Welcome to the Token Engineering community!
The Token Engineering Community is here to answer the following question: "What does it take to do token engineering, and how can we forward this nascent discipline together?"
#So what is "token engineering?"
Token engineering is a crossdisciplinary field that draws from established practices in systems, electrical, robotics & controls engineering, and more. It also draws from fields as diverse as Behavioural & Ecological Economics, Operations Research, AI & Optimization, as explored by Shermin Voshmgir & Michael Zargham in this paper on the Foundations of Cryptoeconomic Systems. It is a methodology that goes all the way from ideation to design, modeling, simulation, testing, deployment, and maintentance. It's the process of building cryptoeconomic systems that work, and keep working. Just like other public infrastructure like bridges and power grids, our future economic systems also need to be rigorously designed to be reliable under widely varying conditions. The goal of token engineering is to design and create tokeneconomic systems that are robust against exploits, unintended consequences and cascade failures, in order to protect and empower users.
#How does it work?
#Define system goals & properties
Token engineering design starts with understanding the desired goals of a given system, and then working backwards to determine the properties and structure required to achieve those goals. This is carried out in a baseline assessment, including system mapping & canvassing as described by Stephen Young in this article on the token engineering process. The good folks at the Platform Design Toolkit have a suite of tools that are useful for this stage of the design process.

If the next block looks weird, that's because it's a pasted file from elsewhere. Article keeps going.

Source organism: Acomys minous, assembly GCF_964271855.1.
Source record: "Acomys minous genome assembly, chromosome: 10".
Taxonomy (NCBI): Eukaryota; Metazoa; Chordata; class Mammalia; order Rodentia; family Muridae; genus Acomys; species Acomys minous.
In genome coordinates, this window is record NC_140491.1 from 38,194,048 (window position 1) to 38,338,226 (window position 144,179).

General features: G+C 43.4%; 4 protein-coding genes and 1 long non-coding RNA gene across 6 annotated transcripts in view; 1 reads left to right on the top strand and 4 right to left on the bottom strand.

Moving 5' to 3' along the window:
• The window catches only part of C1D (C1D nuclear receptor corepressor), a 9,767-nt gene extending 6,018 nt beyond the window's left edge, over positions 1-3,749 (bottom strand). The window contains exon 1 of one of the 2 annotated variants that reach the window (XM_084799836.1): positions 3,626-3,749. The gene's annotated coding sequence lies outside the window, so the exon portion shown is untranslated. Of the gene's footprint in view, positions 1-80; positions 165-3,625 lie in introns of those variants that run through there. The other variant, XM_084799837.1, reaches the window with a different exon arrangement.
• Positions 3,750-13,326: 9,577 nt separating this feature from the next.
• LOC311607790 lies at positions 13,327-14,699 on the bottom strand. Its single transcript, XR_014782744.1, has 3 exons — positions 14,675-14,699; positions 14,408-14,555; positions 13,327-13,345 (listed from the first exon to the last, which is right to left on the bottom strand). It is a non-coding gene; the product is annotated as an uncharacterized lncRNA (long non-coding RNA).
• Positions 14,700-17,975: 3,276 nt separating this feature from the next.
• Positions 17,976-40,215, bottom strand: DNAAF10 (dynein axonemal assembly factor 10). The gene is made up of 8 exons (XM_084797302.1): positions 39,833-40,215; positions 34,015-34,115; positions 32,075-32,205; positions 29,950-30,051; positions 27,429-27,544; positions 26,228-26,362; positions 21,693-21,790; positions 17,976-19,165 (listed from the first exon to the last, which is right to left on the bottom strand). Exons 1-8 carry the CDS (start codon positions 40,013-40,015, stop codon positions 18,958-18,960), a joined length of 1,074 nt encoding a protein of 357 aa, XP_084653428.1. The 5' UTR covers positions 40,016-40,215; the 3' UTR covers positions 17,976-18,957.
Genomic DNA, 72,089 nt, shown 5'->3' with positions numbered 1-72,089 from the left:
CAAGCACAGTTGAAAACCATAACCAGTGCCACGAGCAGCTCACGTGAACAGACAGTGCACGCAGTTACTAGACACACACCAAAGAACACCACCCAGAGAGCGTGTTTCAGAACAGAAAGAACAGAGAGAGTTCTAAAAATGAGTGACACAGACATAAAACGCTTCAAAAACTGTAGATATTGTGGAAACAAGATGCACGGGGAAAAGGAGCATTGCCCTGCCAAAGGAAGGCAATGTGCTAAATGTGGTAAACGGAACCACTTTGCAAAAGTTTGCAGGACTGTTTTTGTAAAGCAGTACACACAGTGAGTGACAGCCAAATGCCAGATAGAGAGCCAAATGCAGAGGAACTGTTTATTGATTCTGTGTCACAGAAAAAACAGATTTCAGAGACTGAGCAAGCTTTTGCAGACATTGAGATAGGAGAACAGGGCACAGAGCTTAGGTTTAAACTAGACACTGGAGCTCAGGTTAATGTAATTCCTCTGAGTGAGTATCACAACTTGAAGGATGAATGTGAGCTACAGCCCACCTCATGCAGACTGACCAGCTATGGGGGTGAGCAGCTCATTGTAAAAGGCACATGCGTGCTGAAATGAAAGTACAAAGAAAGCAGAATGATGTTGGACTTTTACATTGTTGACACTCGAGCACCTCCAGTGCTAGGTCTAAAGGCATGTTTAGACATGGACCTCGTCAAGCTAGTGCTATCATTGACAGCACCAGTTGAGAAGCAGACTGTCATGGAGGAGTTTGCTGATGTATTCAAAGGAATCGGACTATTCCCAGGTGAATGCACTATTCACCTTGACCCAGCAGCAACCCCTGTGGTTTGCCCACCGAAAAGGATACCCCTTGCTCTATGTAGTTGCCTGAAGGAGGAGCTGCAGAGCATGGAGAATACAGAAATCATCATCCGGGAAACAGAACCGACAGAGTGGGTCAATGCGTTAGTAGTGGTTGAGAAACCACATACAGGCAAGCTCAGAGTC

#Model system & identify necessary mechanisms
The next step in the token engineering process is to produce stock & flow diagrams representing the states of your system and how they change relative to each other. This diagram can be considered like a 'circuit diagram' of your system, that tracks flows of tokens that could represent funds, governance, reputation, and more. These systems can be complex and non-linear, which is explored in this article by Brandon Ramirez on cryptoeconomic protocols as complex systems.
stock & flow diagram to include
#Identify useful mechanisms & compose them into design patterns
As an engineer, mechanisms should be designed where certain properties hold under all conditions. This is possible through mathematical formalization as found in the research of Dr. Michael Zargham & the Institute for Cryptoeconomics at the Vienna University of Economics & Business. Understanding the difficulty of this process, teams such as the Commons Stack are working to produce a toolkit of mechanisms & design patterns that can be customized & reused by various projects to reduce the barriers to adoption.
#Draw system flows & state transitions into a differential specification
Understanding the states, mechanisms and behaviours of your system and the agents interacting with it, the next step is to map your system flows into a differential specification diagram, which will inform your cadCAD wiring in the next step of the process. The differential specification diagram takes into account system policies, agent behaviours, and exogenous processes (i.e. random external events), and the complex interaction patterns existing between them.
diff spec diagram to include
#Simulate & test your system
It's important to model, validate, test and iterate your system with tools like cadCAD before deploying your code to production. As discussed in this article by Jeff Emmett on open token engineering tools, this step can include A/B testing, parameter sweeps, Monte Carlo analyses and more.
simulation notebook diagram to include
#Test IRL & iterate your model
As in all engineering disciplines, theory only gets us so far. We need to implement & dogfood the designed system in controlled and low-risk environments, and iterate our model with new learnings from deployment. Ultimately, the engineering process does not promise perfect results every time, but it does provide replicable models that we can continually improve.